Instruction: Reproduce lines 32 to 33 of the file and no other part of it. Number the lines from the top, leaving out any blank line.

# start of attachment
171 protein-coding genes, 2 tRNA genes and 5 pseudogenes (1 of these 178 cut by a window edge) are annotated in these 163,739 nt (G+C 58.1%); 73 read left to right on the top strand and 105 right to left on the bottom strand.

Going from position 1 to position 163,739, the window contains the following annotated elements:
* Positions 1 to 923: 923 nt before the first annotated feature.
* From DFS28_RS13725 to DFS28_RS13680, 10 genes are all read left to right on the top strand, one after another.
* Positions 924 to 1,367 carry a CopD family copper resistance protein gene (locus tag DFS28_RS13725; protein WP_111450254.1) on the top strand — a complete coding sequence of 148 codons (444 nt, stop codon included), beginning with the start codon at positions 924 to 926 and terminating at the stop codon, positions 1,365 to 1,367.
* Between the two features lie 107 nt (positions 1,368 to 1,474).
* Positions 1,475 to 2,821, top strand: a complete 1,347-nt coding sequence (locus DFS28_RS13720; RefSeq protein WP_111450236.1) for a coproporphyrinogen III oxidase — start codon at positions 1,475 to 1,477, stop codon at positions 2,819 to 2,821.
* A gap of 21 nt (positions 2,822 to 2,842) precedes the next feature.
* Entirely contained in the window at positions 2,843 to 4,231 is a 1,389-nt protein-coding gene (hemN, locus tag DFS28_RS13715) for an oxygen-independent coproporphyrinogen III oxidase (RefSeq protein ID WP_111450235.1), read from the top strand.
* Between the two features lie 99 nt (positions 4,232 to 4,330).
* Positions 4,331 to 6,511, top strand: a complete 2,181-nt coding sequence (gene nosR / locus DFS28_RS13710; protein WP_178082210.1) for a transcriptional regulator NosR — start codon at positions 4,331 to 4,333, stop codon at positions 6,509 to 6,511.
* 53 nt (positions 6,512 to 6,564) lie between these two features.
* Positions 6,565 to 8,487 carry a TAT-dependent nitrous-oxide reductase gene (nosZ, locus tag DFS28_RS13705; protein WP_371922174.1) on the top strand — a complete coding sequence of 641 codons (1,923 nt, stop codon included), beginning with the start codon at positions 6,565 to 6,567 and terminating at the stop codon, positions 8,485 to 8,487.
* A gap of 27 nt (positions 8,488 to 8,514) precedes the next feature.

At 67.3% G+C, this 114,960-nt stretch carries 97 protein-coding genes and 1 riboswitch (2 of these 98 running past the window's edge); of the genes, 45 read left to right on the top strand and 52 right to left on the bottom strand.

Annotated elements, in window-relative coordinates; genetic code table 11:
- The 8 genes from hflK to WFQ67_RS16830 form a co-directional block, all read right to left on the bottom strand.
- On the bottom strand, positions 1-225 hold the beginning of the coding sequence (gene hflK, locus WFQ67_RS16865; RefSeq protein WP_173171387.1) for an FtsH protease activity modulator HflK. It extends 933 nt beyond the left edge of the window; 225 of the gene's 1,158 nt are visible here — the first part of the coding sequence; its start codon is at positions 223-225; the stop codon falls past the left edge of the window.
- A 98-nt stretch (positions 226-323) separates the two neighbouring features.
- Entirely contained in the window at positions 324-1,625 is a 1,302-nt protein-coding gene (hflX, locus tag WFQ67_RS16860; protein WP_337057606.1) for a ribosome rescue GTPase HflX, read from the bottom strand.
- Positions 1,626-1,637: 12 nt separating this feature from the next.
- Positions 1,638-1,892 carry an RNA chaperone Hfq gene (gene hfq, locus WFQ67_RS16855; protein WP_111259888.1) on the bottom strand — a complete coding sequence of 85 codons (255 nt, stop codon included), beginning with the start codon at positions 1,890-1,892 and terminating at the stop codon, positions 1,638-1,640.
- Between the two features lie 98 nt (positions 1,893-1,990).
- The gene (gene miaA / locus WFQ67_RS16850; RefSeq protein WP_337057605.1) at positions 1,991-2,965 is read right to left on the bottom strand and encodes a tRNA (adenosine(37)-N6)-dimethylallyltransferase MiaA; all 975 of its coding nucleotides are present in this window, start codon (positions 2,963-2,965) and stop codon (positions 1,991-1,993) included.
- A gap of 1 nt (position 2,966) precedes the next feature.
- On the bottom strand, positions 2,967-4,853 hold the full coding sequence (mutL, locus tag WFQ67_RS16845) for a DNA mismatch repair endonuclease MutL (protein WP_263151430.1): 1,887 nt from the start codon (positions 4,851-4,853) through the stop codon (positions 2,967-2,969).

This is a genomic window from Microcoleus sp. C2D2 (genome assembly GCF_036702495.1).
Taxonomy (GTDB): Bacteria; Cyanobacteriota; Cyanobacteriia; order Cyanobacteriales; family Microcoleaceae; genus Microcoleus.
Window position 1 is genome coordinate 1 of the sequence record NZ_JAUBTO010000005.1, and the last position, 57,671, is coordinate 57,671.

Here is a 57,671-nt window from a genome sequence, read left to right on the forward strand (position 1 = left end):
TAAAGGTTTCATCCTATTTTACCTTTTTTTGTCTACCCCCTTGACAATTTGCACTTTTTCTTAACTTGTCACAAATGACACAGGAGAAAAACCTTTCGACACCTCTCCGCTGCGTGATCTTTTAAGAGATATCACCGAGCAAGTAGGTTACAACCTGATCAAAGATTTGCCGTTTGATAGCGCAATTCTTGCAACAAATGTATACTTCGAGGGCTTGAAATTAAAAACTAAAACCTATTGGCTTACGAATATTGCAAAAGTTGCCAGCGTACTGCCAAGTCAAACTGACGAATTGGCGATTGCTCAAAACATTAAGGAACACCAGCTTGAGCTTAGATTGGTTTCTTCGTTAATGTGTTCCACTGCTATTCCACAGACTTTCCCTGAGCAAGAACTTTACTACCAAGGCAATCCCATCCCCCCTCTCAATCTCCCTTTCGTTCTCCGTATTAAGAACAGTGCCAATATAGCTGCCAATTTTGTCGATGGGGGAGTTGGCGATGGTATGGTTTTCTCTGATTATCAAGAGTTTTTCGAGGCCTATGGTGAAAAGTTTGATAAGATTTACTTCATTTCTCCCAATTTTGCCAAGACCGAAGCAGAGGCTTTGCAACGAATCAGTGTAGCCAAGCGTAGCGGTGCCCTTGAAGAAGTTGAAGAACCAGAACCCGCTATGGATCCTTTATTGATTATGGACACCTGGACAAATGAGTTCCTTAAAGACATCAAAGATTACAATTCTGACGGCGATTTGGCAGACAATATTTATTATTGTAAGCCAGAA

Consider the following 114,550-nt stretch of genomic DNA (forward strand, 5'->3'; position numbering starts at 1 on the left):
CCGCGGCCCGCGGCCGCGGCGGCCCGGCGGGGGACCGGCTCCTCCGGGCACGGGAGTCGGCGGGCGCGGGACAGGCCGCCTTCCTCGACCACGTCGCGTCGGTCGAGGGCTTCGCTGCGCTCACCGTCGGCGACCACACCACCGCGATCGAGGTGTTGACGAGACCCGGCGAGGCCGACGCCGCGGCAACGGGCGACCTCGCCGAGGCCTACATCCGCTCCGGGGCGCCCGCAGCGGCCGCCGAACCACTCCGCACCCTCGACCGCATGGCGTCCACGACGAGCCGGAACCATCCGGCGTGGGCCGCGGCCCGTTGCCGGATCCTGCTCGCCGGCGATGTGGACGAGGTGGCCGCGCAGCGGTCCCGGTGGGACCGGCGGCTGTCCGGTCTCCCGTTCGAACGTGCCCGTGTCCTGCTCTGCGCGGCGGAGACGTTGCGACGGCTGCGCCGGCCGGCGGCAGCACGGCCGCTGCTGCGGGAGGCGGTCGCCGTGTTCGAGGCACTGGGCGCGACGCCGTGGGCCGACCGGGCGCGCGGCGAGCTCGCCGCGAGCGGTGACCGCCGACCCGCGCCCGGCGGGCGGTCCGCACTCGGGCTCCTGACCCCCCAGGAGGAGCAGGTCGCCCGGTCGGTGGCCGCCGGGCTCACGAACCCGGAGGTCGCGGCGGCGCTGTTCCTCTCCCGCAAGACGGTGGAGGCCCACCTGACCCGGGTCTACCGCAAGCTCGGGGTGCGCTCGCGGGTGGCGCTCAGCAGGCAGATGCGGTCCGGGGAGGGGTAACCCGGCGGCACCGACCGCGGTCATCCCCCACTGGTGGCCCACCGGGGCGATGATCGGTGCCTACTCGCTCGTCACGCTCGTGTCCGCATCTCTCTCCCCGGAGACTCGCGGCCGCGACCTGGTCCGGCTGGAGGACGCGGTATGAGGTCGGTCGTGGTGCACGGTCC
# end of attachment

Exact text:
Consider the following 114,550-nt stretch of genomic DNA (forward strand, 5'->3'; position numbering starts at 1 on the left):
CCGCGGCCCGCGGCCGCGGCGGCCCGGCGGGGGACCGGCTCCTCCGGGCACGGGAGTCGGCGGGCGCGGGACAGGCCGCCTTCCTCGACCACGTCGCGTCGGTCGAGGGCTTCGCTGCGCTCACCGTCGGCGACCACACCACCGCGATCGAGGTGTTGACGAGACCCGGCGAGGCCGACGCCGCGGCAACGGGCGACCTCGCCGAGGCCTACATCCGCTCCGGGGCGCCCGCAGCGGCCGCCGAACCACTCCGCACCCTCGACCGCATGGCGTCCACGACGAGCCGGAACCATCCGGCGTGGGCCGCGGCCCGTTGCCGGATCCTGCTCGCCGGCGATGTGGACGAGGTGGCCGCGCAGCGGTCCCGGTGGGACCGGCGGCTGTCCGGTCTCCCGTTCGAACGTGCCCGTGTCCTGCTCTGCGCGGCGGAGACGTTGCGACGGCTGCGCCGGCCGGCGGCAGCACGGCCGCTGCTGCGGGAGGCGGTCGCCGTGTTCGAGGCACTGGGCGCGACGCCGTGGGCCGACCGGGCGCGCGGCGAGCTCGCCGCGAGCGGTGACCGCCGACCCGCGCCCGGCGGGCGGTCCGCACTCGGGCTCCTGACCCCCCAGGAGGAGCAGGTCGCCCGGTCGGTGGCCGCCGGGCTCACGAACCCGGAGGTCGCGGCGGCGCTGTTCCTCTCCCGCAAGACGGTGGAGGCCCACCTGACCCGGGTCTACCGCAAGCTCGGGGTGCGCTCGCGGGTGGCGCTCAGCAGGCAGATGCGGTCCGGGGAGGGGTAACCCGGCGGCACCGACCGCGGTCATCCCCCACTGGTGGCCCACCGGGGCGATGATCGGTGCCTACTCGCTCGTCACGCTCGTGTCCGCATCTCTCTCCCCGGAGACTCGCGGCCGCGACCTGGTCCGGCTGGAGGACGCGGTATGAGGTCGGTCGTGGTGCACGGTCC